Multi-Function Devices (MFD) have become an integral part of a school’s office equipment, providing increased productivity and convenience.
However, with nearly all MFDs networked over an Internet Protocol with advanced connectivity and accessibility, the potential security risk also increases.
Below, The Educator speaks to Adam O'Neill, Y Soft’s Australian managing director, about the risks associated with multifunction devices, and how schools can mitigate them
TE: When it comes to multifunction devices in classrooms, what are the biggest risks for schools in a network security context?
AO: The biggest risk when it comes to multifunction devices (MFDs) is that they are mistakenly not considered a risk at all. While data breaches are top of mind, a school’s enterprise workflow infrastructure must also be considered for the security of private information. The MFD has become an integral piece of school office equipment, providing increased productivity and convenience. However, with nearly all MFDs networked over an Internet Protocol with advanced connectivity and accessibility, the potential security risks also increase, and should be considered a weak link within the IT infrastructure that needs to be addressed.
TE: In your view, how can MFD connections/security be best protected?
AO: There are six key security areas in the enterprise workflow infrastructure/MFD connection that should be protected. These include device and network access; secure pull-printing; secure mobile printing; usage reporting and tracking; MFD hard drive security; and data encryption. The potential for extreme consequences from a security breach has put security and data protection high up on the list of business challenges, meaning that schools need a solution that reduces security risks by combining print security, document security, and device access control with no additional demands placed on users, other than simple authentication at the MFD.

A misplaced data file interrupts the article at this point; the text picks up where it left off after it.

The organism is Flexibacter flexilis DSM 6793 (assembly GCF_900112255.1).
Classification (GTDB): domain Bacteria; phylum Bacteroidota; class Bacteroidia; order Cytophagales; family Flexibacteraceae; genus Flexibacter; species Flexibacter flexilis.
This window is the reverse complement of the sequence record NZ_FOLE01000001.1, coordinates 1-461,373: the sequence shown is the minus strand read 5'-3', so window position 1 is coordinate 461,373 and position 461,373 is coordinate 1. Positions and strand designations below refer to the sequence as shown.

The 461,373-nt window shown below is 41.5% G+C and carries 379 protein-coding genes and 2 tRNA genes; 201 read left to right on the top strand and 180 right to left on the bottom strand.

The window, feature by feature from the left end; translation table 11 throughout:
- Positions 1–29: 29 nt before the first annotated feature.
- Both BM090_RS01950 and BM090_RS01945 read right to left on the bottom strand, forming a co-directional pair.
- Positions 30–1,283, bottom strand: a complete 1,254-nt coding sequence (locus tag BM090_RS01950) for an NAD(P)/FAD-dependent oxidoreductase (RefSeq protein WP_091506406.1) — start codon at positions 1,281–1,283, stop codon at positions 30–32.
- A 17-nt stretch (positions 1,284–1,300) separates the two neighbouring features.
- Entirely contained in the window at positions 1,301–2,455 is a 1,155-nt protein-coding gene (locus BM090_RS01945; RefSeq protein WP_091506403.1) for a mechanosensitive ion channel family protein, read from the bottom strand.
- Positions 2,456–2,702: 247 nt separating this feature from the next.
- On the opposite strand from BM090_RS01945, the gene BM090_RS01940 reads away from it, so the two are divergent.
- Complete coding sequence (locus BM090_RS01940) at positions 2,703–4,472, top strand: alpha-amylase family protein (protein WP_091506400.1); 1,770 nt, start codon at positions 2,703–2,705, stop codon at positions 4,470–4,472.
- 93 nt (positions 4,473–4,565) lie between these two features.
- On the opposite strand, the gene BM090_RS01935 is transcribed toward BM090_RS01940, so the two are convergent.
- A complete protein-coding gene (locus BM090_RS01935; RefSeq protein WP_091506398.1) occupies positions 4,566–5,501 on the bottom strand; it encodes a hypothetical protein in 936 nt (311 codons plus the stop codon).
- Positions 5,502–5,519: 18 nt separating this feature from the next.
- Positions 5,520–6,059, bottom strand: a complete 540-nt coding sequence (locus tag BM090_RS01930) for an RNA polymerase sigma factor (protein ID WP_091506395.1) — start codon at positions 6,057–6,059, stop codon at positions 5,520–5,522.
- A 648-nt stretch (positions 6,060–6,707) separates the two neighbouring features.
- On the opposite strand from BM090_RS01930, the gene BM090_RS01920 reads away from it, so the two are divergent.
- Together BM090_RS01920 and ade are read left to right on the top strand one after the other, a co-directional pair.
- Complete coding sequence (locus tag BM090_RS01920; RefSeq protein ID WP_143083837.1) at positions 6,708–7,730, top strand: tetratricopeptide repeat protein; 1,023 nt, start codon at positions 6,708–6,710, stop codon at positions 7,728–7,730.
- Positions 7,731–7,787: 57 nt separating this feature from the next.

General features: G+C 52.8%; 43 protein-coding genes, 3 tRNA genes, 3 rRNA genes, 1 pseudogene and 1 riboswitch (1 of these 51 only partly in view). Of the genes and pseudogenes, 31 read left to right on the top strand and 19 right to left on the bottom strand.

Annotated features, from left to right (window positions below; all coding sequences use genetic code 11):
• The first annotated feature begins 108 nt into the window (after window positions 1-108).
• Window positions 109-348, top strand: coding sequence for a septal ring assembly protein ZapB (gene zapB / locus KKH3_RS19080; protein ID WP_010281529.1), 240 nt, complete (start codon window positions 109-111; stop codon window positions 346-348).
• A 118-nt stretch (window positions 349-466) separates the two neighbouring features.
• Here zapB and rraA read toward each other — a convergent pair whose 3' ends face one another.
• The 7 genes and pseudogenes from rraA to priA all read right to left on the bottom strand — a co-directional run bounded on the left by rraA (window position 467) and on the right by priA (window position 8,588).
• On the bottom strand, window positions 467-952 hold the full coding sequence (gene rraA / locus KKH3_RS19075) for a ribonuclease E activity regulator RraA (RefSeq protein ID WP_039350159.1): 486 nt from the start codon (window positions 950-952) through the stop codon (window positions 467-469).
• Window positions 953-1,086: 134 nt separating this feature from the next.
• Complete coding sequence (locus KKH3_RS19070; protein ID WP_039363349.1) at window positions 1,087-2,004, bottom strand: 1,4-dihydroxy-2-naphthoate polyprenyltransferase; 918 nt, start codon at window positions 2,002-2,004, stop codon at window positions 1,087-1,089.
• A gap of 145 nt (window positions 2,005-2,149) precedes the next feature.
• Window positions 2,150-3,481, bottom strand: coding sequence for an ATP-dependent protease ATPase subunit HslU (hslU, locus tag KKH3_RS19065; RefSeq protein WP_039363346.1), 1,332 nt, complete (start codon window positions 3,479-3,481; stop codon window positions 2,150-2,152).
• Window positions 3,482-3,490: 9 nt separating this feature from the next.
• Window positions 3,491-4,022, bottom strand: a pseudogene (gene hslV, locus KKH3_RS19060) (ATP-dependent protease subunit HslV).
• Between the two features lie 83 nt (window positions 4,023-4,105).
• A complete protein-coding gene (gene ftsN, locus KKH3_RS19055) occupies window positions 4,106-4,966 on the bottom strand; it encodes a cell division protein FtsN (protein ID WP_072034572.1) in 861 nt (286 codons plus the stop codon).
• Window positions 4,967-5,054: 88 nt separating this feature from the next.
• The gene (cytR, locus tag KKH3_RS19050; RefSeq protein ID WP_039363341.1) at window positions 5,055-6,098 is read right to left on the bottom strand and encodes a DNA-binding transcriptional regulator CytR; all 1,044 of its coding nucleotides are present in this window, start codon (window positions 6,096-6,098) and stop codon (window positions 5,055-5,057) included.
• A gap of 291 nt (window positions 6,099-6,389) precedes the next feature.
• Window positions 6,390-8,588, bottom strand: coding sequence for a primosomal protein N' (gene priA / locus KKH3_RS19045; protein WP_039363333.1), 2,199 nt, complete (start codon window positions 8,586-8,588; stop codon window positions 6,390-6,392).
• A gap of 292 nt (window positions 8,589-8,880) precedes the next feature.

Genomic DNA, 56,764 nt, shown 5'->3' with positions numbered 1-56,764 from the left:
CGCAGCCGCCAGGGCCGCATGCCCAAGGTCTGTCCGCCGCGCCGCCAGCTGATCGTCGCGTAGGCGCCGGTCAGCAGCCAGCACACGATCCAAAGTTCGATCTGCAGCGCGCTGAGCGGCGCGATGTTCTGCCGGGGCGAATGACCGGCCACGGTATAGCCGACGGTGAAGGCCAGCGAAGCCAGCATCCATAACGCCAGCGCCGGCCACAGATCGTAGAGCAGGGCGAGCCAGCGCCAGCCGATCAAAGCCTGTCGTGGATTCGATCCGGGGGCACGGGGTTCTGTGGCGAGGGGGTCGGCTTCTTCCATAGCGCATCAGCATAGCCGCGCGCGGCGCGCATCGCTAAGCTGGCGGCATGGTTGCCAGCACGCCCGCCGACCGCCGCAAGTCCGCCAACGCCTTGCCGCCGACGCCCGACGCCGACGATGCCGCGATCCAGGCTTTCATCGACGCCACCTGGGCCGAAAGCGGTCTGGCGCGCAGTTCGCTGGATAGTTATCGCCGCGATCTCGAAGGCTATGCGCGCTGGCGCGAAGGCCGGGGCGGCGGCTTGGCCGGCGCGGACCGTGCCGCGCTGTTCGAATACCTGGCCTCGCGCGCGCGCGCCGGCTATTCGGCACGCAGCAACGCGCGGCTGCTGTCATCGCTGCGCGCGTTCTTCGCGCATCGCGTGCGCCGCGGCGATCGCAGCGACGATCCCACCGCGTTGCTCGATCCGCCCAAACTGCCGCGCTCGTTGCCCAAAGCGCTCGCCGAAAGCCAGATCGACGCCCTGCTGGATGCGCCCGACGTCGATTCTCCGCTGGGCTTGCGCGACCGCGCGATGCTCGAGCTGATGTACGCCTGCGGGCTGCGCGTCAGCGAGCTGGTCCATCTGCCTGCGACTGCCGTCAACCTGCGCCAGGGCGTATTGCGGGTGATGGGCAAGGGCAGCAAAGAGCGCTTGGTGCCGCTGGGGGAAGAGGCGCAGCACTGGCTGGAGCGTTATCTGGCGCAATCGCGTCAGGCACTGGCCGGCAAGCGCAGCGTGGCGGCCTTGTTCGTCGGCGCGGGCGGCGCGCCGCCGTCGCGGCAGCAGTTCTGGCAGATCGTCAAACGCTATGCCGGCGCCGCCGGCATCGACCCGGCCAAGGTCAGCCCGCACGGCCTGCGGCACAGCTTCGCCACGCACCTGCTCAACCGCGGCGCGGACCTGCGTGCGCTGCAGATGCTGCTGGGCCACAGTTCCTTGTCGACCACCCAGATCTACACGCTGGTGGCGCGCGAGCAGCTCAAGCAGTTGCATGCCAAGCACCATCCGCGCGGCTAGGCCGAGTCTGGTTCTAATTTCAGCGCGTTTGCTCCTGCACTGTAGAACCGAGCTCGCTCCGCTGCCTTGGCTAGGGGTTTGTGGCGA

TE: One of the six key security areas noted was secure mobile printing. Can you tell us more about this, and what schools should know?
AO: Schools are increasingly mobile, and the tools and devices used are rapidly changing and not always secure. The demand to print from any device and bring your own device (BYOD) initiatives has created both flexibility and risk. Staff and students can now easily connect their personal smartphones, tablets, and laptops to the print network. While this is convenient and efficient, it creates new entry points for potential risks.
TE: There has been talk of banning smartphones from Australian classrooms. Could this have a positive impact on schools’ network security?
AO: Any device that is introduced onto the school network, including the print network, should adhere to the school’s security policies and procedures. While banning smartphones from Australian classrooms may reduce the number of devices that schools have to monitor, it only takes one to cause a security incident. Therefore, if the aim of the ban is to improve security, then the focus should be on making sure these policies and procedures are appropriate rather than restricting the devices allowed in schools.